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From |
Joseph Coveney <[email protected]> |

To |
Statalist <[email protected]> |

Subject |
Re: st: matching Agresti's SAS results with Stata |

Date |
Fri, 03 Oct 2003 15:15:39 +0900 |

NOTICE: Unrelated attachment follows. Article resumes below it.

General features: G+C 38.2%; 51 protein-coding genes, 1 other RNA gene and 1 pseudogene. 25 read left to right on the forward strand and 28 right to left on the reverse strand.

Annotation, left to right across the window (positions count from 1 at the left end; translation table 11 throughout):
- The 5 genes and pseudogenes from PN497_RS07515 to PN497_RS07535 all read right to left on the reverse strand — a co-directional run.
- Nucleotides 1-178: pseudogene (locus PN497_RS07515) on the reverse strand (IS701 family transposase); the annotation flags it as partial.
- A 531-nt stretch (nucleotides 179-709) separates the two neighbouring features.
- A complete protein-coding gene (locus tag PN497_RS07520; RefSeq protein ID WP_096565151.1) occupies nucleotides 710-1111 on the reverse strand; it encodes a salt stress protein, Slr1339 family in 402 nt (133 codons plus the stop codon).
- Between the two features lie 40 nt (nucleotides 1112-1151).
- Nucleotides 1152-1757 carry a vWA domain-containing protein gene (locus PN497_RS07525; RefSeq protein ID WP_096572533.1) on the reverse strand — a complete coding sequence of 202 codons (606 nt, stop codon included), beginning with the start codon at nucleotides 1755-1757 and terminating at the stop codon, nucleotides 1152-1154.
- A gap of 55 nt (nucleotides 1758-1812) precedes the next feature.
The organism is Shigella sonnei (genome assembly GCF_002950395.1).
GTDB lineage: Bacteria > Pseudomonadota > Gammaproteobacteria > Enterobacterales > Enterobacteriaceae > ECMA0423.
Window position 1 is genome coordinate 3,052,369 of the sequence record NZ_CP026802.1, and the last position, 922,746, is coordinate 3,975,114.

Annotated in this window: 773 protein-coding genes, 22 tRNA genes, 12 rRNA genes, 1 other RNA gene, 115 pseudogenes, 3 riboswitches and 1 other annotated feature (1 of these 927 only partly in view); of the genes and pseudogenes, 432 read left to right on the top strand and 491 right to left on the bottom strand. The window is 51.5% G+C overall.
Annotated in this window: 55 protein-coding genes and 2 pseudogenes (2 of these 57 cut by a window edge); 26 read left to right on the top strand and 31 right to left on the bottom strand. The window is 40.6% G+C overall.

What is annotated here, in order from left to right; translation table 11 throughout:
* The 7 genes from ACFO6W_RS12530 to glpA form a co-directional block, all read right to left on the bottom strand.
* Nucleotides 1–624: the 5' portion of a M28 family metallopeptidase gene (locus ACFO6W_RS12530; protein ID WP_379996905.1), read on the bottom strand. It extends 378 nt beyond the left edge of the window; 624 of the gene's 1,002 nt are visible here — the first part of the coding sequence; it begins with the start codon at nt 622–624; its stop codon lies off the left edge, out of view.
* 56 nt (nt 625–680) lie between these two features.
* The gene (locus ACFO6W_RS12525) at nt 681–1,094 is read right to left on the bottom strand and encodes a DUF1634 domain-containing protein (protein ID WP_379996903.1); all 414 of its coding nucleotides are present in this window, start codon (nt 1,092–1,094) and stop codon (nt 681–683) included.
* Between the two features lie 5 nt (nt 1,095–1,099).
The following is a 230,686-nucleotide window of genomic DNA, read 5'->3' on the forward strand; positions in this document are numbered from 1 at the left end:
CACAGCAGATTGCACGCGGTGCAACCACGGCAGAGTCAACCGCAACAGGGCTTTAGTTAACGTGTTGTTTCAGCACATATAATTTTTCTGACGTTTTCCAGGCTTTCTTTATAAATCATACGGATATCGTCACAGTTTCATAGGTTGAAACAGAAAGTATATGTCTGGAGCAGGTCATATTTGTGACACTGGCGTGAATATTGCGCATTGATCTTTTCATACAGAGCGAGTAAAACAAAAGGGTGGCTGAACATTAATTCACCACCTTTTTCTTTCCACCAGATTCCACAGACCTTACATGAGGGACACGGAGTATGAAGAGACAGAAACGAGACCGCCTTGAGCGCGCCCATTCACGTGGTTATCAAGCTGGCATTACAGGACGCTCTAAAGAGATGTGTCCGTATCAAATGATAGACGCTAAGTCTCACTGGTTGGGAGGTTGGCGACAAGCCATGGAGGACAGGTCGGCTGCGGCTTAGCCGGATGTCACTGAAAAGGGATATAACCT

Bill Rising posted earlier this week: ---------------------------------------------------------------------------- Hello folks, Has anyone out there tried mimicking the ordinal logistic regression results from the insomnia example given the second edition of Agresti's book on Categorical analysis? I was trying to learn to use the gllamm package for Stata using Agresti, because his datasets are all on the web http://www.stat.ufl.edu/~aa/cda/sas/sas.html (and because I have the book). As one might guess from the URL, SAS is the package he used to get the results in his book. I'm stuck trying to mimic table 12.7 on page 514, where he compares estimates for a model using ordinal logistic regression (aka cumulative logit) for some insomnia data (found in table 11.4 on p.462). When I use Stata's ologit command to try to match his ML estimates, I instead match his marginal GEE estimates. If I try to mimic his use of ML random intercept models, using gllamm using 'binomial' as the family and 'ologit' as the link, I get similar but different coefficients. Stata's ologit command matches his estimates for the mental impairment example on page 279, so it cannot be that there is something which causes the ologit and his ml cumulative logit models to be off all the time. Is there any reason to worry about the slightly different results from time to time? Does anyone know whether SAS computes these models differently? Perhaps I'm missing a nuance about ML estimation vs. some other method of fitting the models? Any hints would be much appreciated, Bill ---------------------------------------------------------------------------- There's nothing about it in the errata (www.stat.ufl.edu/~aa/cda/errors.pdf), but it's possible that the Marginal ML and Marginal GEE columns are transposed. There is an online manuscript by David Clayton in which a GEE estimate for the interaction term is 0.677 with a working correlation matrix estimated from the data, and 0.701 when independence is assumed between the baseline and posttreatment occasions. Those two numbers don't clarify the situation in the textbook, but the manuscript does go on to indicate that Alan Agresti has published at least an empirically weighted least squares (EWLS) estimated model of this dataset. I don't have access to it, but Alan Agresti's paper cited in the manuscript seems to be a survey of applicable methods, so it might also report Marginal ML estimates for this dataset that can be checked against those in his textbook. D. Clayton, Repeated ordinal measurements: a generalised estimating equation approach. 1995. Available at www.mrc-bsu.cam.ac.uk/pub/publications/submitted/david_clayton/ordcat2.ps A. Agresti, A survey of models for repeated ordered categorical response data. _Statistics in Medicine_ 8:1209-24, 1989. (Cited in the online paper above.) Joseph Coveney P.S. Does anyone know what the reception has been of David Clayton's GEE implementation for repeated ordinal data? There is nothing on the method in the Stata directory of his website (he used S for the manuscript); the accompanying readme file states that the manuscript was conditionally accepted by _Applied Statistics_, but abandoned. The manuscript (or an earlier version of it) has been cited in a review article (www.imbs.mu-luebeck.de/reports/paper24.pdf) primarily in the context of how difficult convergence can sometimes be with GEE models of repeated ordered categorical data, but this has been my experience with random effects maximum likelihood methods, too, with ordinal data. * * For searches and help try: * http://www.stata.com/support/faqs/res/findit.html * http://www.stata.com/support/statalist/faq * http://www.ats.ucla.edu/stat/stata/

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